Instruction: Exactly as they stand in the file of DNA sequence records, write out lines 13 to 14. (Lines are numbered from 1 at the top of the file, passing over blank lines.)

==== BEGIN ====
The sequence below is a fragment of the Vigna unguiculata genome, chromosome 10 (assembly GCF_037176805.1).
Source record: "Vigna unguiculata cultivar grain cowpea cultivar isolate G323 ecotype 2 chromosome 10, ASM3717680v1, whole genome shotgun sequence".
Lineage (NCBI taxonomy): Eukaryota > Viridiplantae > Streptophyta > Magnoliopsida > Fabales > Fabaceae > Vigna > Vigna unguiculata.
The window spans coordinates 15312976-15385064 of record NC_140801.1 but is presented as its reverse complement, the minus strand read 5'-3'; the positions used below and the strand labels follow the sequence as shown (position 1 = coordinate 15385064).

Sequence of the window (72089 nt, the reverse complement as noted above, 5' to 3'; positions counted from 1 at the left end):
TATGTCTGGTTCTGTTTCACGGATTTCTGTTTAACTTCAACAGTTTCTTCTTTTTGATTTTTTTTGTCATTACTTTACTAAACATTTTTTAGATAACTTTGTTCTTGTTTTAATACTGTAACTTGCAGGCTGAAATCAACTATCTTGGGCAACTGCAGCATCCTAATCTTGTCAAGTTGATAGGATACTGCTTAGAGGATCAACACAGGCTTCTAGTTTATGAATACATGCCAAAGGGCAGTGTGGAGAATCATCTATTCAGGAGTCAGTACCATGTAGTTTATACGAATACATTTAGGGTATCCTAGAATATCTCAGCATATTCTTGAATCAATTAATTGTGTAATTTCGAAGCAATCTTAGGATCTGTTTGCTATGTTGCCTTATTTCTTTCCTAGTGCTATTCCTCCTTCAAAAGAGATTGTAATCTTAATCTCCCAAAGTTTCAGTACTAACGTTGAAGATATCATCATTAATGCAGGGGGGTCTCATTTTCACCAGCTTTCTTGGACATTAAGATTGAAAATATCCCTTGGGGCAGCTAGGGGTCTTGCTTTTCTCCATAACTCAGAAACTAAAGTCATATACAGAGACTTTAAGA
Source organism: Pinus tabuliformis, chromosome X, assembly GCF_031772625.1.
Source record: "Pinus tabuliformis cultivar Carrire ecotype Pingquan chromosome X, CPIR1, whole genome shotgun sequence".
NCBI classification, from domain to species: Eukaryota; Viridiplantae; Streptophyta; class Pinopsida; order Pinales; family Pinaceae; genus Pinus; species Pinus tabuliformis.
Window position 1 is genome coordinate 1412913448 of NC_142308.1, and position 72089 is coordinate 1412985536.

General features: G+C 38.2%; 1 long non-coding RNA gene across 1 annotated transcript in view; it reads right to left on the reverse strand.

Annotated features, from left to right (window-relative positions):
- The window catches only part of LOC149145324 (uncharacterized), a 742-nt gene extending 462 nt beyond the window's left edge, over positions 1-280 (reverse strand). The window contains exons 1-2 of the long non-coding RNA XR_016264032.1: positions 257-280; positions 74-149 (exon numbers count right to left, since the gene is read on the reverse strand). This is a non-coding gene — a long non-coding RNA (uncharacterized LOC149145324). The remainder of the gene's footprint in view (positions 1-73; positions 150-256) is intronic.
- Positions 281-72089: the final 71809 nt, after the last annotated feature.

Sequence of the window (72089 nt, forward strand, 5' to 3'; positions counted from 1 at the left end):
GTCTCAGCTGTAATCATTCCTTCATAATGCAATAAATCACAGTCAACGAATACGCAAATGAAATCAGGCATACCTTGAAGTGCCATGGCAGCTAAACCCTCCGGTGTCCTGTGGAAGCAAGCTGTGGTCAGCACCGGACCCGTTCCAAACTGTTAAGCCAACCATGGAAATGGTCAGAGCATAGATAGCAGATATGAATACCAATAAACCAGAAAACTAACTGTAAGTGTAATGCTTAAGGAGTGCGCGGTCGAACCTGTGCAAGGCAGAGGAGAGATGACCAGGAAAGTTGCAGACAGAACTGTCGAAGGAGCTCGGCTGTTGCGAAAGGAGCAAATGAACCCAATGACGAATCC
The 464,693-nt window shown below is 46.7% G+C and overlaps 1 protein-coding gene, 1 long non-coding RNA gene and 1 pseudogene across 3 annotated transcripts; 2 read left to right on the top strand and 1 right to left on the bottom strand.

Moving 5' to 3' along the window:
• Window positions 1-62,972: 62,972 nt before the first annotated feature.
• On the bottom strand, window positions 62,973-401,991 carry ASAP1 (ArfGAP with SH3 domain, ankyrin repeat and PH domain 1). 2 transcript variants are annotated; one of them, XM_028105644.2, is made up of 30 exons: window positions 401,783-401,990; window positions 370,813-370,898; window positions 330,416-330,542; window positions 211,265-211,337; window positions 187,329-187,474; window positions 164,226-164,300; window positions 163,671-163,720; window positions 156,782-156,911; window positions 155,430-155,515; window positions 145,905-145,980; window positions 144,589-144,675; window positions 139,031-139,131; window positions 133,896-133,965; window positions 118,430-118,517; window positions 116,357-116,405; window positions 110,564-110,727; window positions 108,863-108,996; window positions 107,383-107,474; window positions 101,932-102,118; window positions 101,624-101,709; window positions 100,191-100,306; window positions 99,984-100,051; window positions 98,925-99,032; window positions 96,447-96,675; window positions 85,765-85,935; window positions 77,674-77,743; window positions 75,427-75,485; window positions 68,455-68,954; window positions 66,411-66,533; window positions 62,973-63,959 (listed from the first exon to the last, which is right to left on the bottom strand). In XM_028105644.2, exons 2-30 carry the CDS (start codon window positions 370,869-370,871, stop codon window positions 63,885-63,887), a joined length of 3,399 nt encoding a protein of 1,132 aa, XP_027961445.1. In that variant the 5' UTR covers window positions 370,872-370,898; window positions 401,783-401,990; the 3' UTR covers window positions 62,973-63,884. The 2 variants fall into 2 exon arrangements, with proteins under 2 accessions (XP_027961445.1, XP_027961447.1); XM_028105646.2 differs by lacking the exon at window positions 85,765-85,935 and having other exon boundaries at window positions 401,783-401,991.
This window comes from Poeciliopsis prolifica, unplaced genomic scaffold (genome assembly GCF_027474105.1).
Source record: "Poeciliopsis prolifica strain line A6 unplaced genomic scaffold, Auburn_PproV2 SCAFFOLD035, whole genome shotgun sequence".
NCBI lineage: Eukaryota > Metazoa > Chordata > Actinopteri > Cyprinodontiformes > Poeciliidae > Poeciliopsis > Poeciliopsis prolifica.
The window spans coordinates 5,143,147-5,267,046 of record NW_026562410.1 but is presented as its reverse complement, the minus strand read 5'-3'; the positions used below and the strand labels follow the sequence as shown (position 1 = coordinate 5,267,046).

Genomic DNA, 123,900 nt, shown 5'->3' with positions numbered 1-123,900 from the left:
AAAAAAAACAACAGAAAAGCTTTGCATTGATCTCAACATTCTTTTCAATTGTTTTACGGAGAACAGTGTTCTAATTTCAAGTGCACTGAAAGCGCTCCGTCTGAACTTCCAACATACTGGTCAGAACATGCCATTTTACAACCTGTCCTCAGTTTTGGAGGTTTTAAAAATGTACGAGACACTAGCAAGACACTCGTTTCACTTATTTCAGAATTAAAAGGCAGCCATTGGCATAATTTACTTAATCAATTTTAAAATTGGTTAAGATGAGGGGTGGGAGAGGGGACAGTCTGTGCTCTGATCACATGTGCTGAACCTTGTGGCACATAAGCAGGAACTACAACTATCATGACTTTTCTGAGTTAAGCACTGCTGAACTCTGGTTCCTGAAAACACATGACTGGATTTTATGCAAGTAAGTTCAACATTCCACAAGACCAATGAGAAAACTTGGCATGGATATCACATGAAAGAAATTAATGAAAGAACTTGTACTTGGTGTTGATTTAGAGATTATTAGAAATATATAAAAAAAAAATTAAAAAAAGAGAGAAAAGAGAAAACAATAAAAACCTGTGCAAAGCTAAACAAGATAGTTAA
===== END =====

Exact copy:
- The window catches only part of LOC149145324 (uncharacterized), a 742-nt gene extending 462 nt beyond the window's left edge, over positions 1-280 (reverse strand). The window contains exons 1-2 of the long non-coding RNA XR_016264032.1: positions 257-280; positions 74-149 (exon numbers count right to left, since the gene is read on the reverse strand). This is a non-coding gene — a long non-coding RNA (uncharacterized LOC149145324). The remainder of the gene's footprint in view (positions 1-73; positions 150-256) is intronic.
- Positions 281-72089: the final 71809 nt, after the last annotated feature.